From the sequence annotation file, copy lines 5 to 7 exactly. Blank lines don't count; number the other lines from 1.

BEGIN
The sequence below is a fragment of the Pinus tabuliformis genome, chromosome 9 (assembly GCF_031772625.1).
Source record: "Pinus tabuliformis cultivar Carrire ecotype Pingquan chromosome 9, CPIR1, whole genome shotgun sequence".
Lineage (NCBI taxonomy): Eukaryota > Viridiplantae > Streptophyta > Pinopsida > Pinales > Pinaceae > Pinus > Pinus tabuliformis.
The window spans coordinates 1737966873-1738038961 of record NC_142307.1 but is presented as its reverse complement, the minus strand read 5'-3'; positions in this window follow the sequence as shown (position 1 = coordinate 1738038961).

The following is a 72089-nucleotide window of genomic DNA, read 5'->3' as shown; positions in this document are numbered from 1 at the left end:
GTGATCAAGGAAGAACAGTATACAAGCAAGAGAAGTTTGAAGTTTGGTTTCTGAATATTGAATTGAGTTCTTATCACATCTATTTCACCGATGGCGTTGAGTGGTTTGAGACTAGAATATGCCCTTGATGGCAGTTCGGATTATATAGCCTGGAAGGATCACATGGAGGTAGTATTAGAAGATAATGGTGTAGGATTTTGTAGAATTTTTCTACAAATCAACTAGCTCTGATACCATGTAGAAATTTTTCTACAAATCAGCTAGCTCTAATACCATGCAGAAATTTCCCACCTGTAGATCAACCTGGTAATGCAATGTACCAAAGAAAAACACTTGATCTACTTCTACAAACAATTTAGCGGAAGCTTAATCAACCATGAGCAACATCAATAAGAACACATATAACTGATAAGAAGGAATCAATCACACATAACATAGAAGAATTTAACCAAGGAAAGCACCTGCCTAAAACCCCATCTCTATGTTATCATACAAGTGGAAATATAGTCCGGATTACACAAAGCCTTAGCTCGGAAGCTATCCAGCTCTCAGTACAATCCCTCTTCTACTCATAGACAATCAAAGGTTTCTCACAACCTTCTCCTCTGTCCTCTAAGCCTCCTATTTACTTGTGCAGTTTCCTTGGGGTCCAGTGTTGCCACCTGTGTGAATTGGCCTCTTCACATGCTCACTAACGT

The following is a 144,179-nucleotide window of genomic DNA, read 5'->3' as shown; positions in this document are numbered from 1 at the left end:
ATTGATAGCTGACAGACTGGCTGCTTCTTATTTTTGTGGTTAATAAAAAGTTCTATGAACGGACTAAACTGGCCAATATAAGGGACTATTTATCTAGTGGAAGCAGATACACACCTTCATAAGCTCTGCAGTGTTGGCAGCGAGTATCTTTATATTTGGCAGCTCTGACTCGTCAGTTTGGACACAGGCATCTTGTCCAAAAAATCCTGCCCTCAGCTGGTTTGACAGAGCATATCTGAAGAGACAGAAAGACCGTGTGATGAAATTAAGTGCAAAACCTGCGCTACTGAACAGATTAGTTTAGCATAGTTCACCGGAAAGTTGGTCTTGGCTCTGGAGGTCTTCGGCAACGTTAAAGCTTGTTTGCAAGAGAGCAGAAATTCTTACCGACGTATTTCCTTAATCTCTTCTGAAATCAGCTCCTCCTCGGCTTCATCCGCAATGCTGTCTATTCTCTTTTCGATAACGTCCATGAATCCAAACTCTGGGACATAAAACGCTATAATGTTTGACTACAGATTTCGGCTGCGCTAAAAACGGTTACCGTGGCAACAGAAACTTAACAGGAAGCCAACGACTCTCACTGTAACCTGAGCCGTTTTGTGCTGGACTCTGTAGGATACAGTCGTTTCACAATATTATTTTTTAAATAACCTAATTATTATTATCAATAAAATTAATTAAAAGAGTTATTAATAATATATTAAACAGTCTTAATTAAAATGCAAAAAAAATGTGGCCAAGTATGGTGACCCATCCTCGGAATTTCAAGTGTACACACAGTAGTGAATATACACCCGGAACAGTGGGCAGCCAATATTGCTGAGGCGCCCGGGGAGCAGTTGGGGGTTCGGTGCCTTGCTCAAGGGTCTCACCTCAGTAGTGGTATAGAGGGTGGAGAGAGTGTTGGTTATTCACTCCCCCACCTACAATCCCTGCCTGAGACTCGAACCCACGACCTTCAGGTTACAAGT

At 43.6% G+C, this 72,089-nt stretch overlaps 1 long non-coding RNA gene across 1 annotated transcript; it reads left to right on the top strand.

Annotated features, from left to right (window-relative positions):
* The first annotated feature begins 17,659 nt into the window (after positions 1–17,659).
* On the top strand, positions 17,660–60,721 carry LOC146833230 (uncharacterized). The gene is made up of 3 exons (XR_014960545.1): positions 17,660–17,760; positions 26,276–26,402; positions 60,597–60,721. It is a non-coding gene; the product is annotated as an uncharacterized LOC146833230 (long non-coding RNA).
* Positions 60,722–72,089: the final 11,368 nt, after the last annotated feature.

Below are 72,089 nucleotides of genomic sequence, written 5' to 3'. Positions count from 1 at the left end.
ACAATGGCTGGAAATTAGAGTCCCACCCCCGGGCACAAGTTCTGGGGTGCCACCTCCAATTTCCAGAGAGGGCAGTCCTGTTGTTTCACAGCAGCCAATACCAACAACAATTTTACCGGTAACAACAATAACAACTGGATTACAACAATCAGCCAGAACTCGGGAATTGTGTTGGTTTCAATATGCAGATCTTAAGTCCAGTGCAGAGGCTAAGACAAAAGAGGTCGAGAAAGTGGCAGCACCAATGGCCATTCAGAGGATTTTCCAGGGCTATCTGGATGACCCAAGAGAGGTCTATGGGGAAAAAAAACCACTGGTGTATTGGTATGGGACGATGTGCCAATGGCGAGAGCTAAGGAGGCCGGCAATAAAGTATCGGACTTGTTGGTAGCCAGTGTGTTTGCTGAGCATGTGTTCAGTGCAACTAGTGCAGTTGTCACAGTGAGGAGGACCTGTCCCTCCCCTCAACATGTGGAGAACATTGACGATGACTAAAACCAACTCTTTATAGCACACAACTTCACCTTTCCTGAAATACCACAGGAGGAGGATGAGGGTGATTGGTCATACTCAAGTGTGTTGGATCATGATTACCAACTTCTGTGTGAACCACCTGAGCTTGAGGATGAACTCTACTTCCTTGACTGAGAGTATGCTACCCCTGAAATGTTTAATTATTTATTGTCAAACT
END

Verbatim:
The following is a 72089-nucleotide window of genomic DNA, read 5'->3' as shown; positions in this document are numbered from 1 at the left end:
GTGATCAAGGAAGAACAGTATACAAGCAAGAGAAGTTTGAAGTTTGGTTTCTGAATATTGAATTGAGTTCTTATCACATCTATTTCACCGATGGCGTTGAGTGGTTTGAGACTAGAATATGCCCTTGATGGCAGTTCGGATTATATAGCCTGGAAGGATCACATGGAGGTAGTATTAGAAGATAATGGTGTAGGATTTTGTAGAATTTTTCTACAAATCAACTAGCTCTGATACCATGTAGAAATTTTTCTACAAATCAGCTAGCTCTAATACCATGCAGAAATTTCCCACCTGTAGATCAACCTGGTAATGCAATGTACCAAAGAAAAACACTTGATCTACTTCTACAAACAATTTAGCGGAAGCTTAATCAACCATGAGCAACATCAATAAGAACACATATAACTGATAAGAAGGAATCAATCACACATAACATAGAAGAATTTAACCAAGGAAAGCACCTGCCTAAAACCCCATCTCTATGTTATCATACAAGTGGAAATATAGTCCGGATTACACAAAGCCTTAGCTCGGAAGCTATCCAGCTCTCAGTACAATCCCTCTTCTACTCATAGACAATCAAAGGTTTCTCACAACCTTCTCCTCTGTCCTCTAAGCCTCCTATTTACTTGTGCAGTTTCCTTGGGGTCCAGTGTTGCCACCTGTGTGAATTGGCCTCTTCACATGCTCACTAACGT

The following is a 144,179-nucleotide window of genomic DNA, read 5'->3' as shown; positions in this document are numbered from 1 at the left end: